Socialist Workers' Party

SWP keeping the Labour myth alive

As it became clear that David Cameron was going to become Prime Minister, Socialist Worker (11/5/10) published an online article that started "The open class enemy is poised to enter 10 Downing Street." In continuity with its entire history the SWP again wheeled out the idea that a vote for Labour showed a basic class instinct...

Once again the SWP chooses its imperialist camp

From a working class point of view denouncing the terrorist attacks on people in Mumbai and the repression of the Indian state is the absolute ABC of class politics. To oppose the division of the working class and reject support for any imperialism is a fundamental responsibility for revolutionaries. In contrast to this internationalist approach the Socialist Workers Party has made it very clear which side of the Indo-Pakistan conflict it supports.

'Stop The War Coalition' Demo: “Another march from A to B”

The Stop the War demonstration on Saturday 24 February was described by an indymedia contributor as “yet another march from A to B and listen to speeches event, organised by the left of capital in cooperation with the police” (Indymedia) and he added “don’t expect a change in imperialist policy in Whitehall”. There is a long history of such events failing to make any change to imperialist policy, most notably the millions who came onto the streets of several continents to protest against the war in Iraq just before it was launched in 2003. These large demonstrations, whether in the USA, Britain or elsewhere had no impact on government policy whatsoever.

Leftists respect bourgeois democracy

Before the last UK general election in 2001 the ruling class were very concerned that there would be a dramatic drop in the number of people voting. When it turned out that a record low number had bothered (and 18 million hadn’t) the various leftist groups that made up the Socialist Alliance could at least say they’d done their best to get people interested in capitalism’s electoral spectacle.

SWP defend Iraqi capitalism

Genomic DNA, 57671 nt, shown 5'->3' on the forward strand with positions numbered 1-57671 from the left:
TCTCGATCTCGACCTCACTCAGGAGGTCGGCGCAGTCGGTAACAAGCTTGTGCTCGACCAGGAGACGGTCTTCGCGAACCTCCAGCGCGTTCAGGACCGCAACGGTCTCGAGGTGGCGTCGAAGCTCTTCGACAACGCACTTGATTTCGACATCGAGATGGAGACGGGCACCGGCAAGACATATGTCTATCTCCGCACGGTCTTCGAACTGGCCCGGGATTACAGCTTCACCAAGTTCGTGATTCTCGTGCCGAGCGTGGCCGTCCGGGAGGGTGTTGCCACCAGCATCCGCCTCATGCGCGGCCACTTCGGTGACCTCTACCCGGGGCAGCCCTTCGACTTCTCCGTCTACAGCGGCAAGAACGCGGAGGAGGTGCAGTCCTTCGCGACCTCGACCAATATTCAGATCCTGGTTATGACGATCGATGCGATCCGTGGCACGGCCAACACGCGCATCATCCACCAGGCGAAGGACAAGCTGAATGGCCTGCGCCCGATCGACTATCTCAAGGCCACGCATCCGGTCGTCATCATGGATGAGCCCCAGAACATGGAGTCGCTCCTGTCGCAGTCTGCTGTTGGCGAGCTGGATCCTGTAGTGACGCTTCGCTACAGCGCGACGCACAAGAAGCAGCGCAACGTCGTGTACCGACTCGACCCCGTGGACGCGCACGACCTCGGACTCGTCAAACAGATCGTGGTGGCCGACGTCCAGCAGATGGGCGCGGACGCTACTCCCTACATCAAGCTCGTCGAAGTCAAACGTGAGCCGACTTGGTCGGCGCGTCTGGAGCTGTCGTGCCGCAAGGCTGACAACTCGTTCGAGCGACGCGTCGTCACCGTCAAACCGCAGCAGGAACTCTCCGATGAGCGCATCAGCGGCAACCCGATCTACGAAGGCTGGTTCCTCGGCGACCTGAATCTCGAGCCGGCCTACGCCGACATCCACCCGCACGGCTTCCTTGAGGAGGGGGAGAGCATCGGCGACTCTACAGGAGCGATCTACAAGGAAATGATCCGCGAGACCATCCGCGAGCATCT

Before the US and Britain started the bombardment and invasion of Iraq the 'peace' movement echoed with cries that this war was immoral, illegal and undemocratic. Clare Short, Glenda Jackson, Mo Mowlem and Charles Kennedy thought that, in the event of war, it was necessary to support the military effort. They were described as turncoats, but their views were shared by many, including such as the leader of the Australian Labor Party, Simon Crean, who supports the war while still describing it as wrong.

London: Massive pro-war demonstration

A week after the Countryside Alliance's march in London (for "Liberty and Livelihood") came the demonstration initiated by the Stop the War coalition and the Muslim Association of Britain ("Don't Attack Iraq - Freedom for Palestine"). The earlier march was characterised as a lot of 'toffs' and Tories coming to town, but not every one there was a big 'fat cat' landowner: some were agricultural workers, some impoverished small farmers and some who've felt the very real decline in rural services. Similarly there were many who went on the 28 September march who were genuinely concerned about the drive towards war and wanted to find a way to express their fears. From the noise and crush of the start at the Embankment to the procession of speakers at the end in Hyde Park many must have wondered what sort of 'anti-war' event they'd got themselves involved in. A policy for imperialism

Tony Cliff: defender of state capitalism

The death in April of Tony Cliff, leading figure in the Socialist Workers Party, and, before that, the International Socialists (1962-76) and the Socialist Review Group (1950-62), was greeted with expressions of solidarity and criticism from his fellow Trotskyists. For the SWP it was an opportunity to declare that "his unique intellectual contribution was to describe, in the late 1940s, the Soviet Union as state capitalist, and therefore imperialist" (Paul Foot in the Guardian 11/4/00). In his autobiography Cliff says that he thought about the question for two months and then "One early morning I jumped out of bed" and told his wife "‘Russia is not a workers’ state but state capitalist’".

London Mayor election: Capitalist 'democracy' is a fraud

The circus of the elections for London mayor and the Greater London Assembly has rumbled on for months. From the controversies over the choice of candidates by the Labour and Tory Party to the interventions of Malcolm McLaren as a candidate and Chris Evans with his £200,000 for Ken Livingstone, there has been a constant attempt to keep this innovation in local democracy in the news. Jeffrey Archer was originally selected because he was supposed to be some sort of ‘character’. His replacement, Stephen Norris, was more famous for his mistresses than his political standing. With the Labour Party the saga that finally lead to the election of Frank Dobson over Glenda Jackson (significantly an ex-film star) and Livingstone, and the subsequent decision of the latter to stand as an ‘independent’, was dragged out longer than even the worst soap opera would ever have dared.

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